Playing tourist in Boise helps one see city in whole new light

May 23, 2012 02:27 pm

Although travel is wonderful, one can’t always pack up and go to distant exotic places. Yet sometimes we long to get away to see and experience new things. That is just what we did a couple of weeks ago.

We went to Boise for five days and four nights. Boise you say, what is so different about that? I know, most of our visits to Boise end up being for a medical appointment or a shopping trip to the mall. We eat at the same favorite restaurants and come home. Well, this time we were determined that we were going to act like tourists and not do the same old same old. And that is just what we did.

We stayed in the home of some friends who had gone on vacation. It was a wonderful place to relax during the short times we were there and we could cook in if we wished. A perfect setup since the nearby  Boise Co-op on Fort Street served as a great source of wine, cheese, ethnic foods, and interesting deli offerings.

Although Boise has a lot to offer in quaint shops and restaurants, just a little over a mile from the busy downtown we discovered a wonderful little neighborhood shopping and eating area — Hyde Park. There were several antique stores, a fair trade marketplace, a bicycle shop and our newest favorite restaurant the 13th Street Pub and Grill. It is a lot more upscale than Donny Mack’s Trailer Park Cuisine, which I shared with you some time ago. I do hope you were able to experience that one because after being there for more than ten years, it is gone and replaced by a so-so deli that didn’t look nearly as much fun.

We traveled out to Meridian to see what was worthwhile there. Found a great new bakery and sandwich shop called Kneeders. They have fantastic sandwiches that have just a bit of a new twist on them — like Dale’s turkey, cheese and artichoke heart Panini. Their desserts are pretty tasty also. I really enjoyed our stop in an interior decorating shop called Vintage Home located in a section of the old feed store on Main Street. The owners have an appreciation for the past combined with great sense of fun. Items for sale are a combination of old and new.

We managed to eat in downtown Boise at a long time favorite restaurant — Bardenay at 610 W. Grove, a distillery that is very much alive with all ages of customers. The focus of their food is on Basque cuisine and they have some great choices.

Just down the street is the movie theater called The Flicks. There are four theaters with seating ranging from 40 to 120. Their films are mostly art or foreign and we saw two extremely thought provoking offerings. The first was “The Separation,” an Iranian film of a couple who suffered problems ranging from a parent with Alzheimer’s to an accusation of murder. The second, “Forgiveness of Blood,” was filmed in Albania and dealt also with a murder accusation and a family caught up in the ancient customs while seeking to live a modern life. Both of these were emotional, riveting, and educational. I highly recommend both of these.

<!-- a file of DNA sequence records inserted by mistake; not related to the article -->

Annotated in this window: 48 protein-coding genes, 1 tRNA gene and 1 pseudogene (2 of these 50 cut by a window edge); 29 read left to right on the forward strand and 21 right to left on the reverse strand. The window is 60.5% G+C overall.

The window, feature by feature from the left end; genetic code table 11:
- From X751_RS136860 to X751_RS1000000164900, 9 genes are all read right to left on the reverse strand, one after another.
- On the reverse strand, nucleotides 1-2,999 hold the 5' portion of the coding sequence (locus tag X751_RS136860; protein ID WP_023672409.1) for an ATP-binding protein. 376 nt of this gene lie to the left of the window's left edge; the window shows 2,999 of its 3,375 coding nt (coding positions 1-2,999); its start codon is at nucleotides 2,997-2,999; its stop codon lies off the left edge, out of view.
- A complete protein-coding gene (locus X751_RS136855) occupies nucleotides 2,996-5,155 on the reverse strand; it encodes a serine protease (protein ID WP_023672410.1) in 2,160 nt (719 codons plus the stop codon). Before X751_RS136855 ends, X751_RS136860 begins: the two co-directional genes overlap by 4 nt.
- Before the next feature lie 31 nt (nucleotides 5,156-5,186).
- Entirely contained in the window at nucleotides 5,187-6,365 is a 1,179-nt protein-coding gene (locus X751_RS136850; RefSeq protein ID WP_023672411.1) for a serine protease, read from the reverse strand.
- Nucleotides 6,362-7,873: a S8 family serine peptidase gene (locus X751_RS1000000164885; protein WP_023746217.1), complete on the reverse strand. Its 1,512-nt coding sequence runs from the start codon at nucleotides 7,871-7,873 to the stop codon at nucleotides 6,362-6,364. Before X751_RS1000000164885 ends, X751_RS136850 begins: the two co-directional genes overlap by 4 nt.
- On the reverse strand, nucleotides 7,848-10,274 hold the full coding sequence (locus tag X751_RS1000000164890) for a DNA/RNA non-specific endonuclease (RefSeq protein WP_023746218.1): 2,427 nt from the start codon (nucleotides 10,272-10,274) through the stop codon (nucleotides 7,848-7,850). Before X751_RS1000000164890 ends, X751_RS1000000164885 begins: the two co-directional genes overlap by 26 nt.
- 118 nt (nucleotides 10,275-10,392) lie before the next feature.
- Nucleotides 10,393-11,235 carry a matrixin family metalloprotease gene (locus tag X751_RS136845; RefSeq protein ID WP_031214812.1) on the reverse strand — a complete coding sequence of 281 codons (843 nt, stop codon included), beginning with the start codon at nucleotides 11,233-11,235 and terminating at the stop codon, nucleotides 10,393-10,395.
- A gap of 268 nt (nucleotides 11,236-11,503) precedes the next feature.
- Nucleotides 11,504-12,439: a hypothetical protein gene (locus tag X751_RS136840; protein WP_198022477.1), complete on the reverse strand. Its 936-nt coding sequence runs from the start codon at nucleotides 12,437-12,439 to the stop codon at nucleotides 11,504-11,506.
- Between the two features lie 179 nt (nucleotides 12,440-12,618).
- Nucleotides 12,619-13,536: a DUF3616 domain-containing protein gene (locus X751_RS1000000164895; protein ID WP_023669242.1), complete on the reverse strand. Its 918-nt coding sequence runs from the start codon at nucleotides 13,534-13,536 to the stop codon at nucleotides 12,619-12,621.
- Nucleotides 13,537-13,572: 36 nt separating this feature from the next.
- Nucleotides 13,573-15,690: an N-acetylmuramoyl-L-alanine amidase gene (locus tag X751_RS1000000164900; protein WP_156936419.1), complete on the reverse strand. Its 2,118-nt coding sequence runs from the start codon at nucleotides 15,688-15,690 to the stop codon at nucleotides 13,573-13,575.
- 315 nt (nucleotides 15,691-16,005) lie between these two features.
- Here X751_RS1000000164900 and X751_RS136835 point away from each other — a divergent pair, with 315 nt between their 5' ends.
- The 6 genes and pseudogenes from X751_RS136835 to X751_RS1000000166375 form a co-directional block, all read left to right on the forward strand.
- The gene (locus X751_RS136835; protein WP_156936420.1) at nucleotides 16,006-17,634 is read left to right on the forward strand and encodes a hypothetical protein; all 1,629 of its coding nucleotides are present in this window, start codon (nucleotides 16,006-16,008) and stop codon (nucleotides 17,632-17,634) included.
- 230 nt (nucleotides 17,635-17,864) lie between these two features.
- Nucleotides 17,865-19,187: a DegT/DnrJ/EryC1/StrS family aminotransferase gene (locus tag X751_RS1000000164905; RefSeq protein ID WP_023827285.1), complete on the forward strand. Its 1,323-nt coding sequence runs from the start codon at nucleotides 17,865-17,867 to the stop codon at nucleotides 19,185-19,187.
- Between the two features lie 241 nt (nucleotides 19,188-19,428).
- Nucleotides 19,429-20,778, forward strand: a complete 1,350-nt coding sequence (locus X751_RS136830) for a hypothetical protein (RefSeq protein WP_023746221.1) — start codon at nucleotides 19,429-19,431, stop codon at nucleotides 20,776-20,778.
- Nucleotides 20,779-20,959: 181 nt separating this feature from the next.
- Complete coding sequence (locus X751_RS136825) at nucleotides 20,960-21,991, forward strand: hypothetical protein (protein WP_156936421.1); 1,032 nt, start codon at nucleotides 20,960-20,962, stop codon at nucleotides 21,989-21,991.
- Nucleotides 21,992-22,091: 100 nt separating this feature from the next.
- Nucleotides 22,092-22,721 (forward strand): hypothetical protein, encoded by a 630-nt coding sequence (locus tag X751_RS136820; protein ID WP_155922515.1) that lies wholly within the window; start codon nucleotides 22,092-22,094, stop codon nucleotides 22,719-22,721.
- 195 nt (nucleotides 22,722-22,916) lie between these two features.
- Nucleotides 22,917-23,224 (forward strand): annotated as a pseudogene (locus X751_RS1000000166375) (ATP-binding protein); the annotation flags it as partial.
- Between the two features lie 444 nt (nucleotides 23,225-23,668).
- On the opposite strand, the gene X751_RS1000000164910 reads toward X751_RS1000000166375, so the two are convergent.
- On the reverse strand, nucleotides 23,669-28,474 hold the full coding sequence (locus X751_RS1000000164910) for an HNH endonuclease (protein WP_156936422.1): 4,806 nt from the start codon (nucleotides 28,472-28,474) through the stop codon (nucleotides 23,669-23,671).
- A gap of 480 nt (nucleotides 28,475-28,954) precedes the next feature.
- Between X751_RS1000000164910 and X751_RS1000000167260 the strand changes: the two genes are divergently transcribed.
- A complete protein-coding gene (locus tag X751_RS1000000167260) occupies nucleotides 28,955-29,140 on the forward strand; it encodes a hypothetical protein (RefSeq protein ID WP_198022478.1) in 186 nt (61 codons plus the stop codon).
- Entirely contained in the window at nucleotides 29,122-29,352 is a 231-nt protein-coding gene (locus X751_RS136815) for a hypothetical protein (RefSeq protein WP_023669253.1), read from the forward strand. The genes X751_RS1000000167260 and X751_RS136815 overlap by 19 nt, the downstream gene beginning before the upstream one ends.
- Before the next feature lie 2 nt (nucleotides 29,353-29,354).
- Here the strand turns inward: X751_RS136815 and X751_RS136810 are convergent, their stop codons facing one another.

In Boise, as in most large cities, there are quite a number of things to do and places to see, but we chose to visit the Old Idaho Penitentiary established in 1870, and now a State Historic Site. Although Dale grew up in Idaho he had never gone through the grounds. After our visit we realized why. The prison housed inmates until 1973. Dale left Idaho for Oregon prior to that time and it just didn’t turn up on his bucket list until this trip. Although it sounds like a rather odd place to spend four hours, we found it fascinating. There is an option of taking the self guided tour or having a guide. If you decide to visit I would recommend the latter. The guides, most of whom are students, are full of stories and are able to answer nearly any question you might have regarding the facility or its history. The old laundry houses the J. Curtis Earl Arms Exhibit, one of the nation’s largest collections of historic arms and military memorabilia.

For anyone interested in guns this is a must! I’m not for coddling prisoners but I was appalled when I learned that even in 1973 there was no electricity in the building used as the kitchen and dining hall and there were some of the cell blocks that had no heat at all. If you have a chance this is a part of history that I feel you need to witness. This would not be appropriate for very young children but could be a great conversation starter for you and your teens or preteens.

On the way home I made another startling discovery about a restaurant that I wrote about several years ago. (I’m sure you were planning to give it a try.) The Hungry Redneck Café is no longer located in Durkee, but has moved on west and is now at Black Canyon Junction at Exit 13 Caldwell. We weren’t able to check out this new location but it looks to be quite a bit larger and more inviting.

So you cannot get away just now? Well, a good mini substitute would be to have one of the hot sandwiches from Joe Beans on Adams across from City Hall, rent a foreign movie from the Peanut Gallery at 1406 Jefferson, go home and relax. Enjoy!


Ginny Mammen is a La Grande resident. Reach the author at This e-mail address is being protected from spam bots, you need JavaScript enabled to view it